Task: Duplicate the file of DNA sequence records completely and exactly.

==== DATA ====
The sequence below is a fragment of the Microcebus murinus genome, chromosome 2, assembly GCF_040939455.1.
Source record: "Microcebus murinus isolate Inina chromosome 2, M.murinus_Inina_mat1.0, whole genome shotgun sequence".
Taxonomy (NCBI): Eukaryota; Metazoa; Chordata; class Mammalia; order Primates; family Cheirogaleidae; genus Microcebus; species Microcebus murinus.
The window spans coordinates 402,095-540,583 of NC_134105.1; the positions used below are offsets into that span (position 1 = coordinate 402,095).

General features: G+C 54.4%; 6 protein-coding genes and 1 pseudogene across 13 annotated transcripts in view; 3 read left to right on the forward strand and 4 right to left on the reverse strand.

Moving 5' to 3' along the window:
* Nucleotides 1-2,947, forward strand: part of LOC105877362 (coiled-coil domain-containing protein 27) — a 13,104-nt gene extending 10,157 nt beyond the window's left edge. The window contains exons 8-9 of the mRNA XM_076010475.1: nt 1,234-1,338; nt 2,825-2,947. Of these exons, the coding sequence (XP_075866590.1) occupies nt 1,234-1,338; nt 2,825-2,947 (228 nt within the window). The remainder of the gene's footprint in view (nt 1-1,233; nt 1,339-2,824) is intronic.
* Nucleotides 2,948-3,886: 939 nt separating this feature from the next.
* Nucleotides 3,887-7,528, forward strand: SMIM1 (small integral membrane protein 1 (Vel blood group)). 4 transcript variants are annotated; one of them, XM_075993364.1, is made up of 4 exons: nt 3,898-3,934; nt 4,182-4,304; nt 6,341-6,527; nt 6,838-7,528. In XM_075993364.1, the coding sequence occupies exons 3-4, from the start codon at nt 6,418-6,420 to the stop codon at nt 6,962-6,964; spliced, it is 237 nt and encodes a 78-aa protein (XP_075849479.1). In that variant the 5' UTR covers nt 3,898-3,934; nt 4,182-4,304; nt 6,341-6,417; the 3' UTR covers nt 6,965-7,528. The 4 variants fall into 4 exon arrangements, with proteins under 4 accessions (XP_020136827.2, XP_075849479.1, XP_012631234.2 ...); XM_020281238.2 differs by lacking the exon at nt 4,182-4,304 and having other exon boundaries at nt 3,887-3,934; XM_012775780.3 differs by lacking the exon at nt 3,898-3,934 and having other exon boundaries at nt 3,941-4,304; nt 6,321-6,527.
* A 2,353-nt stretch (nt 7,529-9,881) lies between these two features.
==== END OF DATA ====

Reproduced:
The sequence below is a fragment of the Microcebus murinus genome, chromosome 2, assembly GCF_040939455.1.
Source record: "Microcebus murinus isolate Inina chromosome 2, M.murinus_Inina_mat1.0, whole genome shotgun sequence".
Taxonomy (NCBI): Eukaryota; Metazoa; Chordata; class Mammalia; order Primates; family Cheirogaleidae; genus Microcebus; species Microcebus murinus.
The window spans coordinates 402,095-540,583 of NC_134105.1; the positions used below are offsets into that span (position 1 = coordinate 402,095).

General features: G+C 54.4%; 6 protein-coding genes and 1 pseudogene across 13 annotated transcripts in view; 3 read left to right on the forward strand and 4 right to left on the reverse strand.

Moving 5' to 3' along the window:
* Nucleotides 1-2,947, forward strand: part of LOC105877362 (coiled-coil domain-containing protein 27) — a 13,104-nt gene extending 10,157 nt beyond the window's left edge. The window contains exons 8-9 of the mRNA XM_076010475.1: nt 1,234-1,338; nt 2,825-2,947. Of these exons, the coding sequence (XP_075866590.1) occupies nt 1,234-1,338; nt 2,825-2,947 (228 nt within the window). The remainder of the gene's footprint in view (nt 1-1,233; nt 1,339-2,824) is intronic.
* Nucleotides 2,948-3,886: 939 nt separating this feature from the next.
* Nucleotides 3,887-7,528, forward strand: SMIM1 (small integral membrane protein 1 (Vel blood group)). 4 transcript variants are annotated; one of them, XM_075993364.1, is made up of 4 exons: nt 3,898-3,934; nt 4,182-4,304; nt 6,341-6,527; nt 6,838-7,528. In XM_075993364.1, the coding sequence occupies exons 3-4, from the start codon at nt 6,418-6,420 to the stop codon at nt 6,962-6,964; spliced, it is 237 nt and encodes a 78-aa protein (XP_075849479.1). In that variant the 5' UTR covers nt 3,898-3,934; nt 4,182-4,304; nt 6,341-6,417; the 3' UTR covers nt 6,965-7,528. The 4 variants fall into 4 exon arrangements, with proteins under 4 accessions (XP_020136827.2, XP_075849479.1, XP_012631234.2 ...); XM_020281238.2 differs by lacking the exon at nt 4,182-4,304 and having other exon boundaries at nt 3,887-3,934; XM_012775780.3 differs by lacking the exon at nt 3,898-3,934 and having other exon boundaries at nt 3,941-4,304; nt 6,321-6,527.
* A 2,353-nt stretch (nt 7,529-9,881) lies between these two features.